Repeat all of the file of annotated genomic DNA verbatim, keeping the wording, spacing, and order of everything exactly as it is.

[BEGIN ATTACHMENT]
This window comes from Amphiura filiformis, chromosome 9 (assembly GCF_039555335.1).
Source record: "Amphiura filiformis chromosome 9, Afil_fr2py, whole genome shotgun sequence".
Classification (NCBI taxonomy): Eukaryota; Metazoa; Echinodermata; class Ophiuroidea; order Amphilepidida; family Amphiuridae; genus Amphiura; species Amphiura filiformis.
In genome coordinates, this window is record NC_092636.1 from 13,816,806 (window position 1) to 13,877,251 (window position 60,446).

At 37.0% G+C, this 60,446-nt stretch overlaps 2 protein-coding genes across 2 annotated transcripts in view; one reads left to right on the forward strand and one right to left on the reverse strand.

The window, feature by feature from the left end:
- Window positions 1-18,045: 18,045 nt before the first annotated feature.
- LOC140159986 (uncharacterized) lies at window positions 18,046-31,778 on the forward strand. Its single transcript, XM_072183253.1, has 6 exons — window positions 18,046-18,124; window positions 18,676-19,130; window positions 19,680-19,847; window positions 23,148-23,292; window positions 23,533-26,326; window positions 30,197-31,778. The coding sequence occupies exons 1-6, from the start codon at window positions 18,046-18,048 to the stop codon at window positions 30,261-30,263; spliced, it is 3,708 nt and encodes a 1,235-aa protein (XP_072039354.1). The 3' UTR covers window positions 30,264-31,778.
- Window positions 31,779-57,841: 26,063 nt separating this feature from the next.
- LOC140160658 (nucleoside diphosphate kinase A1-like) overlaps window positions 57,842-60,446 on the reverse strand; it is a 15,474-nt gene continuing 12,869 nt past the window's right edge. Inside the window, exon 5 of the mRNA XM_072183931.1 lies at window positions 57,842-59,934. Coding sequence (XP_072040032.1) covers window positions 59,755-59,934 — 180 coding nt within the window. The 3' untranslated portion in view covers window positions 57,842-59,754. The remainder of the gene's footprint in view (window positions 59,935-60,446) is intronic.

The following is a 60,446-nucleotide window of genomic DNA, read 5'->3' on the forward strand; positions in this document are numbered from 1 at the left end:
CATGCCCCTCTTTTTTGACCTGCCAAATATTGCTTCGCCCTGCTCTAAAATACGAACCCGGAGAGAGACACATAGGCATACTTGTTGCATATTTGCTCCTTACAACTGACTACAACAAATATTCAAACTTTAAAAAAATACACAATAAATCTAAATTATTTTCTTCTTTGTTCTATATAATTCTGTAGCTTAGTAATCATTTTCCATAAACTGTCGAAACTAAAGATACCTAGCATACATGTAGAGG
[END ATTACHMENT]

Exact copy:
This window comes from Amphiura filiformis, chromosome 9 (assembly GCF_039555335.1).
Source record: "Amphiura filiformis chromosome 9, Afil_fr2py, whole genome shotgun sequence".
Classification (NCBI taxonomy): Eukaryota; Metazoa; Echinodermata; class Ophiuroidea; order Amphilepidida; family Amphiuridae; genus Amphiura; species Amphiura filiformis.
In genome coordinates, this window is record NC_092636.1 from 13,816,806 (window position 1) to 13,877,251 (window position 60,446).

At 37.0% G+C, this 60,446-nt stretch overlaps 2 protein-coding genes across 2 annotated transcripts in view; one reads left to right on the forward strand and one right to left on the reverse strand.

The window, feature by feature from the left end:
- Window positions 1-18,045: 18,045 nt before the first annotated feature.
- LOC140159986 (uncharacterized) lies at window positions 18,046-31,778 on the forward strand. Its single transcript, XM_072183253.1, has 6 exons — window positions 18,046-18,124; window positions 18,676-19,130; window positions 19,680-19,847; window positions 23,148-23,292; window positions 23,533-26,326; window positions 30,197-31,778. The coding sequence occupies exons 1-6, from the start codon at window positions 18,046-18,048 to the stop codon at window positions 30,261-30,263; spliced, it is 3,708 nt and encodes a 1,235-aa protein (XP_072039354.1). The 3' UTR covers window positions 30,264-31,778.
- Window positions 31,779-57,841: 26,063 nt separating this feature from the next.
- LOC140160658 (nucleoside diphosphate kinase A1-like) overlaps window positions 57,842-60,446 on the reverse strand; it is a 15,474-nt gene continuing 12,869 nt past the window's right edge. Inside the window, exon 5 of the mRNA XM_072183931.1 lies at window positions 57,842-59,934. Coding sequence (XP_072040032.1) covers window positions 59,755-59,934 — 180 coding nt within the window. The 3' untranslated portion in view covers window positions 57,842-59,754. The remainder of the gene's footprint in view (window positions 59,935-60,446) is intronic.

The following is a 60,446-nucleotide window of genomic DNA, read 5'->3' on the forward strand; positions in this document are numbered from 1 at the left end:
CATGCCCCTCTTTTTTGACCTGCCAAATATTGCTTCGCCCTGCTCTAAAATACGAACCCGGAGAGAGACACATAGGCATACTTGTTGCATATTTGCTCCTTACAACTGACTACAACAAATATTCAAACTTTAAAAAAATACACAATAAATCTAAATTATTTTCTTCTTTGTTCTATATAATTCTGTAGCTTAGTAATCATTTTCCATAAACTGTCGAAACTAAAGATACCTAGCATACATGTAGAGG